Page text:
Bellone announces school safety initiative
Suffolk County Executive Steve Bellone discusses plans for school safety.

Courtesy photo

Bellone announces school safety initiative


Suffolk County Executive Steve Bellone announced a new school safety initiative that would allow school districts the ability to connect their existing CCTV camera systems directly to the Suffolk County Police Department. The initiative, which was unveiled at the Suffolk County Police Academy in Brentwood last week, would enhance the efficiency of a police department response to an active shooter scenario. This would also foster more collaboration and information sharing, so that police officers would be directed towards specific entry points and locations in a school building to neutralize or prevent an incident from occurring in a much more rapid manner. 

“We will do whatever it takes to protect our schools by utilizing every available tool and partnership at our disposal,” said Bellone.  “The S.H.A.R.E. initiative will provide law enforcement the enhanced capabilities needed to respond to a security risk, and I look forward to working with our superintendents and stakeholders on how we can keep our schools safe.”

In an effort to engage school officials, Bellone also announced that Suffolk County will convene a meeting of all school superintendents on March 15 to formally seek voluntary consent agreements with each school district interested in participating in the program.  The meeting will provide an opportunity for school officials to meet directly with Geraldine Hart, the head of the Federal Bureau of Investigation’s Long Island office and nominee to become Suffolk County police commissioner, as well as officials from the Suffolk County Police Department, Suffolk County Department of Fire, Rescue and Emergency Services, and Suffolk County Department of Health. This will ensure school superintendents build on their longstanding history and working relationships and ask any questions or raise concerns directly to county officials.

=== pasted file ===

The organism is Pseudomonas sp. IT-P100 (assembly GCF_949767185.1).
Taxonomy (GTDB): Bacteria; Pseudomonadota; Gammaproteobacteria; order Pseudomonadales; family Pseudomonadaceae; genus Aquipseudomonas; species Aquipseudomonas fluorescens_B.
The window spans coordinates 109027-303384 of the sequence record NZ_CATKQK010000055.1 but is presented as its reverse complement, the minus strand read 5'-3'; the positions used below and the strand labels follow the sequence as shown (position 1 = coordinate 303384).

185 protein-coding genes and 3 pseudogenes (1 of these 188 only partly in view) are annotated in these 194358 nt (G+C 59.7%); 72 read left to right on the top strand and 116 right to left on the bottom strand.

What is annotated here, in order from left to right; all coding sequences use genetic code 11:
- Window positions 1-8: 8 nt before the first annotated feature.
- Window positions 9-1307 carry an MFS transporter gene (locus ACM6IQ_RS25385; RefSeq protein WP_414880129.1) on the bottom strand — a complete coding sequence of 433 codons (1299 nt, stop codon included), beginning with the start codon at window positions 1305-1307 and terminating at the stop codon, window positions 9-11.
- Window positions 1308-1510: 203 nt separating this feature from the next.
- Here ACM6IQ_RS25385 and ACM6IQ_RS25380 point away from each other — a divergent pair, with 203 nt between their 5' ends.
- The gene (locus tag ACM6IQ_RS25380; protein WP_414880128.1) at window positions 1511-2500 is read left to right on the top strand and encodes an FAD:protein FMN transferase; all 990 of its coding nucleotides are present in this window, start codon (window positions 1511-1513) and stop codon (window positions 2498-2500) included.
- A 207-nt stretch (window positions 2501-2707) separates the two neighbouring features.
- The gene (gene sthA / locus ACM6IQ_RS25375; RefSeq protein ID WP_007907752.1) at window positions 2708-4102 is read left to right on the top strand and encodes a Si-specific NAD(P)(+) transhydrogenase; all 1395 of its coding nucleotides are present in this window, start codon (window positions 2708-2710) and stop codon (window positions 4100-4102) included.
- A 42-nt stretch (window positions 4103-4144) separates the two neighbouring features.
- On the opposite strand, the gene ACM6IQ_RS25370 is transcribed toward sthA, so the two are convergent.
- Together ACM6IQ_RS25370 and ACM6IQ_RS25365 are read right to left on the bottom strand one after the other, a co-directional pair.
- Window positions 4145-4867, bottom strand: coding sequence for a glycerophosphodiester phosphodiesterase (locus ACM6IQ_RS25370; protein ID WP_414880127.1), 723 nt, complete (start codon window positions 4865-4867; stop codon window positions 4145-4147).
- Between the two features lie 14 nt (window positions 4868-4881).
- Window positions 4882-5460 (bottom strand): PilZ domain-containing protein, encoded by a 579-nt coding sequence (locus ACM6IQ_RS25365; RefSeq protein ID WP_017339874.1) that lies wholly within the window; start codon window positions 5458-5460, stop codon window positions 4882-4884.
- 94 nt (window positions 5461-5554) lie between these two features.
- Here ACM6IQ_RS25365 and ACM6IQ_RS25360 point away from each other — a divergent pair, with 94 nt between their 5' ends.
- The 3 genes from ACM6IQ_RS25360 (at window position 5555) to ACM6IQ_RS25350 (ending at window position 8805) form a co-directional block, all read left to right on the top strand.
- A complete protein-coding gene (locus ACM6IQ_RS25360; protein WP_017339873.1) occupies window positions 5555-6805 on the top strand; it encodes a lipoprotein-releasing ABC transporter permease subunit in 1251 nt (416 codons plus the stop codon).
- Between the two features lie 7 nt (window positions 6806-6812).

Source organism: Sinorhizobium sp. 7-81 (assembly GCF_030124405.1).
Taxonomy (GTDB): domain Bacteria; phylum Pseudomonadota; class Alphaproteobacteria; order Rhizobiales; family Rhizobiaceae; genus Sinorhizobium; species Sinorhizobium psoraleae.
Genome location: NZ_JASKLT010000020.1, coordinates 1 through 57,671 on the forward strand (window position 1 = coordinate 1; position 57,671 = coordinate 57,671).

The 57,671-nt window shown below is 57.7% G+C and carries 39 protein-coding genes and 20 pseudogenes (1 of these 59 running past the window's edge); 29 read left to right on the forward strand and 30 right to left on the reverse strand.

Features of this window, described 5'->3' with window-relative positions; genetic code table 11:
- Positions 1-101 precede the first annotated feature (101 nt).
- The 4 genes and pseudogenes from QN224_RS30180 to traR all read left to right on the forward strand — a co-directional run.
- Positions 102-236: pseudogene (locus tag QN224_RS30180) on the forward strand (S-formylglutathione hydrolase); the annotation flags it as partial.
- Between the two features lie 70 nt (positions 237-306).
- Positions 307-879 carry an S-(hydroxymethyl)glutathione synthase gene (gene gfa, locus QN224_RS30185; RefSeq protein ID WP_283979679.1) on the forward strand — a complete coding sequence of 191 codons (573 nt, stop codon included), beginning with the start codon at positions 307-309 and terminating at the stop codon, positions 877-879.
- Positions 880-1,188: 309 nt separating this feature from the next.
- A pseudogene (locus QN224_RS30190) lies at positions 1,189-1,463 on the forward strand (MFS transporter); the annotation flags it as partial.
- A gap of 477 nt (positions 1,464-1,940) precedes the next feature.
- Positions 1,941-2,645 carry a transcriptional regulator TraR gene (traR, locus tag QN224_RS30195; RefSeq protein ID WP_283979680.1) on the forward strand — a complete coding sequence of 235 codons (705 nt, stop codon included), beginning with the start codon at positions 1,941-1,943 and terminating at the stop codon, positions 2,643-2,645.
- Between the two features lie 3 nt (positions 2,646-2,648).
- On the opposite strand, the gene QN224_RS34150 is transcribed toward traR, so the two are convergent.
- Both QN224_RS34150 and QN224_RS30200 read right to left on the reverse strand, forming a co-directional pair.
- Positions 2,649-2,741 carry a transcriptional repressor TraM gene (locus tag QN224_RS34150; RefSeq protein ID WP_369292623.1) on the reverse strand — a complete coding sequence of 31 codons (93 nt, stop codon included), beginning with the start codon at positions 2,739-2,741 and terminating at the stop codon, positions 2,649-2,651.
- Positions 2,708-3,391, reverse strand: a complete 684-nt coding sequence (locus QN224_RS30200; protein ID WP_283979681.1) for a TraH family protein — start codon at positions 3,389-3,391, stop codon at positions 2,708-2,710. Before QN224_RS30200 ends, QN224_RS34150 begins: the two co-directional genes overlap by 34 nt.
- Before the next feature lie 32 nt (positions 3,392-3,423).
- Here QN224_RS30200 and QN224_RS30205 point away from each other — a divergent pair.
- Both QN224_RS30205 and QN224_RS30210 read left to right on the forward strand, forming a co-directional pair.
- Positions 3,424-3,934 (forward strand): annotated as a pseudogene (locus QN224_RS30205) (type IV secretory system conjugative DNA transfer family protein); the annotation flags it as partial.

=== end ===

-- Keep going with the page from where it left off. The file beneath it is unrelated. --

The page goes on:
“We have been preparing and training for the nightmare scenario that we hope never happens,” said Suffolk County district attorney Tim Sini. “In the police department, we enhanced our readiness for an active shooter scenario or a terrorist attack, but most importantly to take measures to prevent those incidents.  I want to thank the county executive for his leadership.”

Additional outreach to other community stakeholders will continue beyond the March 15 meeting to include presentations from the county executive’s office, police department, and sheriff’s office in conjunction with the district attorney’s office. This will include extensive engagement with parent-teacher associations and law enforcement so that parents have confidence that best practices are being utilized. 


Additional safety measures

The Suffolk County Police Department employs a number of methods to ensure the safety of all residents. These include regularly conducting active shooter trainings for police officers so that they understand the proper procedures and protocol to deal with an incident.  The police department also deploys tactical and medical response vehicles to enhance the department’s ability to respond to various emergencies.  This includes the police securing a $200,000 grant from the New York State Division of Criminal Justice Services to fund the purchase of ballistic helmets and armor plate vests to provide the equipment necessary to deal with an active shooter situation.  

In February, the police department announced it outfitted 25 police cars with new portable tablets, replacing fixed laptops, allowing officers to use their computer outside of the police vehicle.  Officers can now carry the devices anywhere during a call for service, providing full access to data. The tablets will also work as a phone and digital camera. Officers, who do not have department-issued cell phones, can now be reached directly by other department members via telephone through the tablets. The tablet provides a platform for technological additions like video conferencing. All police vehicles are expected to have tablets by the end of 2019.